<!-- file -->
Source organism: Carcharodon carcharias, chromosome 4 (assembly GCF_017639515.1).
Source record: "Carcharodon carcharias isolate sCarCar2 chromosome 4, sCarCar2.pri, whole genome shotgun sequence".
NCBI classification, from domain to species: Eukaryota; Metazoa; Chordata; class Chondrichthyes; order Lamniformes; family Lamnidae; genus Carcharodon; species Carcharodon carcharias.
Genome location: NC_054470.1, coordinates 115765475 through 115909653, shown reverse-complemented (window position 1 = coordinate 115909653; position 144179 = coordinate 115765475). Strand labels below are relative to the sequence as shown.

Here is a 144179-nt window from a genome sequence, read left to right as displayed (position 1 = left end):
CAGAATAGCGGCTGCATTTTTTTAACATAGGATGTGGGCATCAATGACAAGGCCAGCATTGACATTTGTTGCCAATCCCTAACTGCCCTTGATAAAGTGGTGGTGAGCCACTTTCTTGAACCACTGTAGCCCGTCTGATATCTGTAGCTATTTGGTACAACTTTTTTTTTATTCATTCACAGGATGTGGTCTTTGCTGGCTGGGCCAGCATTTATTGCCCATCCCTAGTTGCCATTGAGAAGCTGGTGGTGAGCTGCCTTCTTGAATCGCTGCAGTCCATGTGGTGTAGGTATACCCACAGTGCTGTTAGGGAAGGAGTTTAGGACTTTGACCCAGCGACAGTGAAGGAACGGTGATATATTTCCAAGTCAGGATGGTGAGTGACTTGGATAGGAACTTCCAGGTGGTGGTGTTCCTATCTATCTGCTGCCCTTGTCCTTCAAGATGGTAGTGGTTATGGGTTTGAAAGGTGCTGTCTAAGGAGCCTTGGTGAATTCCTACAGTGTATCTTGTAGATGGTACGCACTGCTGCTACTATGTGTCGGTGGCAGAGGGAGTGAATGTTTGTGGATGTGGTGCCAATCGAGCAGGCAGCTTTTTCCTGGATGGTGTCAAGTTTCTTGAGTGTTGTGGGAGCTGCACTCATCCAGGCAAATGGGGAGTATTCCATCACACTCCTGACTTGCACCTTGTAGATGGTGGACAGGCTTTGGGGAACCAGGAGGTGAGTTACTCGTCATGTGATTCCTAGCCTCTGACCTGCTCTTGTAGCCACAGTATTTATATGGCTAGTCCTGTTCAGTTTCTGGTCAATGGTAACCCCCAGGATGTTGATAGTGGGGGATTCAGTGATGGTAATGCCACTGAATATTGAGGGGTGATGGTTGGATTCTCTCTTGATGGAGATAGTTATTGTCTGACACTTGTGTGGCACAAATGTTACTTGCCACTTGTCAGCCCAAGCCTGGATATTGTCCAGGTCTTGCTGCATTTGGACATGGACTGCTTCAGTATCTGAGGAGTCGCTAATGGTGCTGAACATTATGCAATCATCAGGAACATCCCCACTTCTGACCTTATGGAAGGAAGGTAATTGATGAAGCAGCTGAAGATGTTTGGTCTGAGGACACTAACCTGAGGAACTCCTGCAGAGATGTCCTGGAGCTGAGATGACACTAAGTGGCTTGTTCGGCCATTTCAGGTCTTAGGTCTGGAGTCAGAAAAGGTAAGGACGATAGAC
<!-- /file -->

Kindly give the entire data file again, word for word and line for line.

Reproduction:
Source organism: Carcharodon carcharias, chromosome 4 (assembly GCF_017639515.1).
Source record: "Carcharodon carcharias isolate sCarCar2 chromosome 4, sCarCar2.pri, whole genome shotgun sequence".
NCBI classification, from domain to species: Eukaryota; Metazoa; Chordata; class Chondrichthyes; order Lamniformes; family Lamnidae; genus Carcharodon; species Carcharodon carcharias.
Genome location: NC_054470.1, coordinates 115765475 through 115909653, shown reverse-complemented (window position 1 = coordinate 115909653; position 144179 = coordinate 115765475). Strand labels below are relative to the sequence as shown.

Here is a 144179-nt window from a genome sequence, read left to right as displayed (position 1 = left end):
CAGAATAGCGGCTGCATTTTTTTAACATAGGATGTGGGCATCAATGACAAGGCCAGCATTGACATTTGTTGCCAATCCCTAACTGCCCTTGATAAAGTGGTGGTGAGCCACTTTCTTGAACCACTGTAGCCCGTCTGATATCTGTAGCTATTTGGTACAACTTTTTTTTTATTCATTCACAGGATGTGGTCTTTGCTGGCTGGGCCAGCATTTATTGCCCATCCCTAGTTGCCATTGAGAAGCTGGTGGTGAGCTGCCTTCTTGAATCGCTGCAGTCCATGTGGTGTAGGTATACCCACAGTGCTGTTAGGGAAGGAGTTTAGGACTTTGACCCAGCGACAGTGAAGGAACGGTGATATATTTCCAAGTCAGGATGGTGAGTGACTTGGATAGGAACTTCCAGGTGGTGGTGTTCCTATCTATCTGCTGCCCTTGTCCTTCAAGATGGTAGTGGTTATGGGTTTGAAAGGTGCTGTCTAAGGAGCCTTGGTGAATTCCTACAGTGTATCTTGTAGATGGTACGCACTGCTGCTACTATGTGTCGGTGGCAGAGGGAGTGAATGTTTGTGGATGTGGTGCCAATCGAGCAGGCAGCTTTTTCCTGGATGGTGTCAAGTTTCTTGAGTGTTGTGGGAGCTGCACTCATCCAGGCAAATGGGGAGTATTCCATCACACTCCTGACTTGCACCTTGTAGATGGTGGACAGGCTTTGGGGAACCAGGAGGTGAGTTACTCGTCATGTGATTCCTAGCCTCTGACCTGCTCTTGTAGCCACAGTATTTATATGGCTAGTCCTGTTCAGTTTCTGGTCAATGGTAACCCCCAGGATGTTGATAGTGGGGGATTCAGTGATGGTAATGCCACTGAATATTGAGGGGTGATGGTTGGATTCTCTCTTGATGGAGATAGTTATTGTCTGACACTTGTGTGGCACAAATGTTACTTGCCACTTGTCAGCCCAAGCCTGGATATTGTCCAGGTCTTGCTGCATTTGGACATGGACTGCTTCAGTATCTGAGGAGTCGCTAATGGTGCTGAACATTATGCAATCATCAGGAACATCCCCACTTCTGACCTTATGGAAGGAAGGTAATTGATGAAGCAGCTGAAGATGTTTGGTCTGAGGACACTAACCTGAGGAACTCCTGCAGAGATGTCCTGGAGCTGAGATGACACTAAGTGGCTTGTTCGGCCATTTCAGGTCTTAGGTCTGGAGTCAGAAAAGGTAAGGACGATAGAC